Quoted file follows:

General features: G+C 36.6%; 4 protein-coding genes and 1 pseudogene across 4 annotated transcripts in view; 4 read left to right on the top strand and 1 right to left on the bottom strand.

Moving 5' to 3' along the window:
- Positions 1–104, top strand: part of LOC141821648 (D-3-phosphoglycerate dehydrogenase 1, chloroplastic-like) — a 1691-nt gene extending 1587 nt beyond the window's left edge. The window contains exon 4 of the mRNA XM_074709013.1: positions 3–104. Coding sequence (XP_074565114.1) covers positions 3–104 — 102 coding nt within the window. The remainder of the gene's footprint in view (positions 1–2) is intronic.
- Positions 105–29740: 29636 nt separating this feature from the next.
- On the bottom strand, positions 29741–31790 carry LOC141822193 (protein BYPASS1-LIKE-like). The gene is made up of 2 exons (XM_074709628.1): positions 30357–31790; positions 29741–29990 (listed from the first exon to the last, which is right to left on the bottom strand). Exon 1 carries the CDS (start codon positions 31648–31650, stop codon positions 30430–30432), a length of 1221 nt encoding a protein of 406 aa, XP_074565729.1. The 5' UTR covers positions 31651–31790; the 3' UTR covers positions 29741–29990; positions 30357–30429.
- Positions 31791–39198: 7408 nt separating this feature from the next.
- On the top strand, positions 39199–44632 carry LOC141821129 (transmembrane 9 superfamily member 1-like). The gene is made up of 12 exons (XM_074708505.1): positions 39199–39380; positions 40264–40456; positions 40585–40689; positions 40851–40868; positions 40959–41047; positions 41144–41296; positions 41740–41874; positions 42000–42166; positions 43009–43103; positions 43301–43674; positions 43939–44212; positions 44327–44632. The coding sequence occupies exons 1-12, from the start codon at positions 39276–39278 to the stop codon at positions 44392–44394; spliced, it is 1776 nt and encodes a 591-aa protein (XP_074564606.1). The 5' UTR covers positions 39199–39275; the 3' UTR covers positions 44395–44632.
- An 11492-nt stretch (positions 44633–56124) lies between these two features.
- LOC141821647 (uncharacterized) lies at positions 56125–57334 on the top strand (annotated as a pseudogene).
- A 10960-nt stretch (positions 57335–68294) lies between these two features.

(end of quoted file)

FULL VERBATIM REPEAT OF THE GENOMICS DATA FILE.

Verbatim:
General features: G+C 36.6%; 4 protein-coding genes and 1 pseudogene across 4 annotated transcripts in view; 4 read left to right on the top strand and 1 right to left on the bottom strand.

Moving 5' to 3' along the window:
- Positions 1–104, top strand: part of LOC141821648 (D-3-phosphoglycerate dehydrogenase 1, chloroplastic-like) — a 1691-nt gene extending 1587 nt beyond the window's left edge. The window contains exon 4 of the mRNA XM_074709013.1: positions 3–104. Coding sequence (XP_074565114.1) covers positions 3–104 — 102 coding nt within the window. The remainder of the gene's footprint in view (positions 1–2) is intronic.
- Positions 105–29740: 29636 nt separating this feature from the next.
- On the bottom strand, positions 29741–31790 carry LOC141822193 (protein BYPASS1-LIKE-like). The gene is made up of 2 exons (XM_074709628.1): positions 30357–31790; positions 29741–29990 (listed from the first exon to the last, which is right to left on the bottom strand). Exon 1 carries the CDS (start codon positions 31648–31650, stop codon positions 30430–30432), a length of 1221 nt encoding a protein of 406 aa, XP_074565729.1. The 5' UTR covers positions 31651–31790; the 3' UTR covers positions 29741–29990; positions 30357–30429.
- Positions 31791–39198: 7408 nt separating this feature from the next.
- On the top strand, positions 39199–44632 carry LOC141821129 (transmembrane 9 superfamily member 1-like). The gene is made up of 12 exons (XM_074708505.1): positions 39199–39380; positions 40264–40456; positions 40585–40689; positions 40851–40868; positions 40959–41047; positions 41144–41296; positions 41740–41874; positions 42000–42166; positions 43009–43103; positions 43301–43674; positions 43939–44212; positions 44327–44632. The coding sequence occupies exons 1-12, from the start codon at positions 39276–39278 to the stop codon at positions 44392–44394; spliced, it is 1776 nt and encodes a 591-aa protein (XP_074564606.1). The 5' UTR covers positions 39199–39275; the 3' UTR covers positions 44395–44632.
- An 11492-nt stretch (positions 44633–56124) lies between these two features.
- LOC141821647 (uncharacterized) lies at positions 56125–57334 on the top strand (annotated as a pseudogene).
- A 10960-nt stretch (positions 57335–68294) lies between these two features.